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After the Election: How Employers Must Prepare for Political Change

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in Discrimination and Harassment,Employment Law,FMLA Guidelines,Human Resources

For much of the last two years, politics has been a spectator sport for most Americans. Now that Barack Obama has been elected president and Democrats have solidified their control of Congress, it's time to  consider the potential for enormous real-world changes to the American workplace, especially in the world of labor and employment law.

One of the flashpoints for change: organized labor.

“If you’ve not dealt with unions before, I cannot overemphasize how quickly the world could change,” said Mike Fox, a Texas-based attorney with Ogletree Deakins and the editor of Texas Employment Law

Fox recently laid out two scenarios for employment law changes under an Obama administration, and their potential impact on HR. Much depends on whether the Democratic majority in the Senate reaches 60 seats, a filibuster-proof majority that would enable Democrats to usher in sweeping change if they choose to.

YELLOW LIGHT: Democrats win fewer than 60 seats in the Senate. Impact: Moderate change, but Republicans in Senate will still have the ability to block what they see as the most anti-business bills.

GREEN LIGHT: Democrats win more than 60 seats in the Senate, giving them a supermajority to overcome filibuster threats. Impact: Large-scale, employee-friendly changes to employment legislation. "I really think it's 'Katie bar the door' and we'll really have a new world in which we operate," said Fox.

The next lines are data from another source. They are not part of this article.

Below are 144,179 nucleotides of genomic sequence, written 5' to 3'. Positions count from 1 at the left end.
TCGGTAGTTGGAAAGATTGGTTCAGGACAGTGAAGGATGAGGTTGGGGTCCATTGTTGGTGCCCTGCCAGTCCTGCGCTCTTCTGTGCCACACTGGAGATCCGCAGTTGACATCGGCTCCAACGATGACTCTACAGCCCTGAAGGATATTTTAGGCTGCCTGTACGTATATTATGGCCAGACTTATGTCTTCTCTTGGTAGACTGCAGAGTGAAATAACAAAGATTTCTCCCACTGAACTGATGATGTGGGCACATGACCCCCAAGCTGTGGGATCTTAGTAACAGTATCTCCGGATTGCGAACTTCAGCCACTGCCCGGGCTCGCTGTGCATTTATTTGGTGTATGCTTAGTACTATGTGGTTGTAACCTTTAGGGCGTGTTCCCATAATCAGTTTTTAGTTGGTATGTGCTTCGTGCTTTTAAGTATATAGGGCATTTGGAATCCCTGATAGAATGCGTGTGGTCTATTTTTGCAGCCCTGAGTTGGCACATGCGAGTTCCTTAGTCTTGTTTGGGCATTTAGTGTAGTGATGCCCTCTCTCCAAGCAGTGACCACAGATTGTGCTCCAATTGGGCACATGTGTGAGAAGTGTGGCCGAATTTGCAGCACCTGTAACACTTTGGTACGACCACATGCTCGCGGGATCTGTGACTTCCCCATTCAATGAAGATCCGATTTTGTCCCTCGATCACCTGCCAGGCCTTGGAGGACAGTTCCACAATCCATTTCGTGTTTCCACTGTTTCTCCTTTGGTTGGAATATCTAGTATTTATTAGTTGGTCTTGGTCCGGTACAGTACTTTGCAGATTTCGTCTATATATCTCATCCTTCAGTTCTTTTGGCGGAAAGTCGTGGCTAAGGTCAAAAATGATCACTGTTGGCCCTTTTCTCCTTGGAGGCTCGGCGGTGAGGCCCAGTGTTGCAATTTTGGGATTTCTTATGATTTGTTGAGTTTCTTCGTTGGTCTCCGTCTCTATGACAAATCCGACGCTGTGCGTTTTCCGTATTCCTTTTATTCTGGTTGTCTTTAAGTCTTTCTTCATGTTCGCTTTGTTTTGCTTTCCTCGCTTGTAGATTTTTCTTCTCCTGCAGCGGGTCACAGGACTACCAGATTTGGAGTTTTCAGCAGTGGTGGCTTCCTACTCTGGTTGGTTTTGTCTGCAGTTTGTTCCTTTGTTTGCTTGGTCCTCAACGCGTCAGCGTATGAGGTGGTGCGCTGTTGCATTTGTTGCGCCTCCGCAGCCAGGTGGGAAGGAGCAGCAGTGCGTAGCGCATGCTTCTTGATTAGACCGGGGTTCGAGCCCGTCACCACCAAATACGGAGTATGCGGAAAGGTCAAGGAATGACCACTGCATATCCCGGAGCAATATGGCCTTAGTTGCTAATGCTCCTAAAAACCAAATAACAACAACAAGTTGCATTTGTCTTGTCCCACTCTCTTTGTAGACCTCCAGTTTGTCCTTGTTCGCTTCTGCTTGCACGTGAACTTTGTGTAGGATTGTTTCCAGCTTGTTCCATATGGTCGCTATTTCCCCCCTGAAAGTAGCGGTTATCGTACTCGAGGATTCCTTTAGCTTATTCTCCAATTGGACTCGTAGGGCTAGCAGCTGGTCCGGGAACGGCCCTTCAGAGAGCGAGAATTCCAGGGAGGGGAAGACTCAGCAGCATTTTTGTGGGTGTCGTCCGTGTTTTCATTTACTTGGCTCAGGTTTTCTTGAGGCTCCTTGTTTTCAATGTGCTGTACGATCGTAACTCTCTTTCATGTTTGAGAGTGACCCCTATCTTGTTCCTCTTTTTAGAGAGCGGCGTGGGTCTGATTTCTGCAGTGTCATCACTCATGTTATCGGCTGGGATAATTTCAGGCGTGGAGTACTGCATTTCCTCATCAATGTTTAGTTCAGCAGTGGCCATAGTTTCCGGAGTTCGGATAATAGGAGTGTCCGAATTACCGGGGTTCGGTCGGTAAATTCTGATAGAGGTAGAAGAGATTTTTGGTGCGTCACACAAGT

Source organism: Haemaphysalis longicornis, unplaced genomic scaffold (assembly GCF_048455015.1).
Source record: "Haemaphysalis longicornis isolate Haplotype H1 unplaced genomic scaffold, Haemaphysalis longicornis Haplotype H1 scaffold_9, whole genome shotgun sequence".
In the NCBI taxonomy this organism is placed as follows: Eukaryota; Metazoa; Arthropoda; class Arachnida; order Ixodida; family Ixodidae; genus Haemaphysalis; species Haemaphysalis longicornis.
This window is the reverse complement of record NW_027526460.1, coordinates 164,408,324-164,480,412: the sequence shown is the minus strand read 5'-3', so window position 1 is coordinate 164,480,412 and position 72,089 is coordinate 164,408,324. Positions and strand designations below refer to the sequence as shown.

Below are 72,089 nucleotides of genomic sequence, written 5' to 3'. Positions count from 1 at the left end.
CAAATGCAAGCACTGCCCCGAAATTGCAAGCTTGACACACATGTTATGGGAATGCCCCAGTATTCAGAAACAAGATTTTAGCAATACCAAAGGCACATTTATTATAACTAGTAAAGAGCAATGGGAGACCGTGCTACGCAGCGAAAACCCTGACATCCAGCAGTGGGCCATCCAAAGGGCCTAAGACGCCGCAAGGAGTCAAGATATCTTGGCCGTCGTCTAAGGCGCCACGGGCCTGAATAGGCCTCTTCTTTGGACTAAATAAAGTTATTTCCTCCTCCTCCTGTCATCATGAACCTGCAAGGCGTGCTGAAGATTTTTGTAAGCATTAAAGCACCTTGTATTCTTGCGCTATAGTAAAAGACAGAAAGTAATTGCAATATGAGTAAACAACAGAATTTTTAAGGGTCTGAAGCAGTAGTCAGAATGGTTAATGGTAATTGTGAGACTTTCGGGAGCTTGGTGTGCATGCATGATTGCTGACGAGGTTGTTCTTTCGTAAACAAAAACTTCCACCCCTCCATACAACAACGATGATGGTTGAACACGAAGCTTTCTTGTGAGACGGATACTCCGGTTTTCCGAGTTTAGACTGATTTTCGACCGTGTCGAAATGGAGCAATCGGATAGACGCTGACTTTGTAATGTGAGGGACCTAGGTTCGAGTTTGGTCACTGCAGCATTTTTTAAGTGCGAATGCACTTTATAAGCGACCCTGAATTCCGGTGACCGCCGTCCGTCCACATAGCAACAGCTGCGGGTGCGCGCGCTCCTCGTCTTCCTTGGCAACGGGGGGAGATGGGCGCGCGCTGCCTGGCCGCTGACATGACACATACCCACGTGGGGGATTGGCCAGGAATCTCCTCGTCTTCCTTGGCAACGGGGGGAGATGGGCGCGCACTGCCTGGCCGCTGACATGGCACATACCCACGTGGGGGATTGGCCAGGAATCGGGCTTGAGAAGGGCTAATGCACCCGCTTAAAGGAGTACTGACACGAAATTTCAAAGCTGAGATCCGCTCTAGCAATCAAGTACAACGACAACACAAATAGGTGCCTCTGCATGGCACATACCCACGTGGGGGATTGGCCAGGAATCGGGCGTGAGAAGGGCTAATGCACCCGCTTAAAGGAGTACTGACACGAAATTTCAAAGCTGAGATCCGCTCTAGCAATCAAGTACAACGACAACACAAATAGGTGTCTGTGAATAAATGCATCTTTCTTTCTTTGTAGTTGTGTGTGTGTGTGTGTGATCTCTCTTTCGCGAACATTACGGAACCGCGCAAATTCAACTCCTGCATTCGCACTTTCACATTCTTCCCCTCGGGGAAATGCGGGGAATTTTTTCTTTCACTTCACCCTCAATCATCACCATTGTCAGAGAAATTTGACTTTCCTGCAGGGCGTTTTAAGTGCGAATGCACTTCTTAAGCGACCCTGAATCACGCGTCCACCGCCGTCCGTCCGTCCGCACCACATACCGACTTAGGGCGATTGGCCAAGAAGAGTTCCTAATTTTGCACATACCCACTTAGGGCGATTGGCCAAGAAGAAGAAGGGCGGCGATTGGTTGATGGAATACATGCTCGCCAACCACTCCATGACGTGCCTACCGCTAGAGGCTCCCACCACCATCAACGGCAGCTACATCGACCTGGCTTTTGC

Several pieces of legislation that have been bottled up in Congress or faced a veto threat under the Bush administration would find new life under an Obama presidency.

One leading bill that would be pushed in the opening days of an Obama administration: The Orwellian-named Employee Free Choice Act (EFCA), which would effectively eliminate secret-ballot union elections and make it much easier for workers to form unions. It would allow a simple card-check authorization--not a secret election--to authorize a union.

“This would drastically change the number of employers who have to deal with unions … it totally removes the (bargaining) power of the employer,” said Fox.

Mike Lotito, an attorney with Jackson Lewis, agreed, calling EFCA "potentially the most dramatic change in our labor laws since 1947."

How fast could Congress move on this? If you remember, an FMLA bill was on President  Clinton's desk within two weeks of his inauguration.

Several other pending bills would have a much better likelihood of passage under a "green light" scenario and Obama administration, including legislation that would:

  • Make it illegal to discriminate against employees and applicants based on their sexual orientation. (This bill could face a final vote even before Nov. 4 and has a good chance of passage regardless of the political makeup.)
  • Prevent employers from establishing mandatory arbitration agreements with employees.
  • Repeal the caps on damages for federal discrimination lawsuits filed under Title VII.
  • Extend the statute of limitations for employees and ex-employees to file pay-discrimination lawsuits.
  • Hand down penalties to companies that move jobs overseas, or offer incentives to keep jobs here.
  • Ban the long-term replacement of employees who go on strike for economic reasons.
  • Increase criminal OSHA penalties for employer safety violations, and include the public sector under OSHA coverage.


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